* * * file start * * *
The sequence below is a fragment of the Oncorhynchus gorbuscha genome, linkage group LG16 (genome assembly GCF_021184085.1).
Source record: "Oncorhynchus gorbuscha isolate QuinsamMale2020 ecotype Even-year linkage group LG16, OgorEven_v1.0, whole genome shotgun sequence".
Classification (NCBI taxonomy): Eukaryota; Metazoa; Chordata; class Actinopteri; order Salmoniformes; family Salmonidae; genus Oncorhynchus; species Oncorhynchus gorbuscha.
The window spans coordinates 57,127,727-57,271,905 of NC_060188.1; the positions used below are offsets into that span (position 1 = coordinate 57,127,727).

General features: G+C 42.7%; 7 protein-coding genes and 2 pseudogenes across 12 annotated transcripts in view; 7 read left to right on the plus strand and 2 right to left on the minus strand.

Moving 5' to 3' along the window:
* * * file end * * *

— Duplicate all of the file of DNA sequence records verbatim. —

The sequence below is a fragment of the Oncorhynchus gorbuscha genome, linkage group LG16 (genome assembly GCF_021184085.1).
Source record: "Oncorhynchus gorbuscha isolate QuinsamMale2020 ecotype Even-year linkage group LG16, OgorEven_v1.0, whole genome shotgun sequence".
Classification (NCBI taxonomy): Eukaryota; Metazoa; Chordata; class Actinopteri; order Salmoniformes; family Salmonidae; genus Oncorhynchus; species Oncorhynchus gorbuscha.
The window spans coordinates 57,127,727-57,271,905 of NC_060188.1; the positions used below are offsets into that span (position 1 = coordinate 57,127,727).

General features: G+C 42.7%; 7 protein-coding genes and 2 pseudogenes across 12 annotated transcripts in view; 7 read left to right on the plus strand and 2 right to left on the minus strand.

Moving 5' to 3' along the window: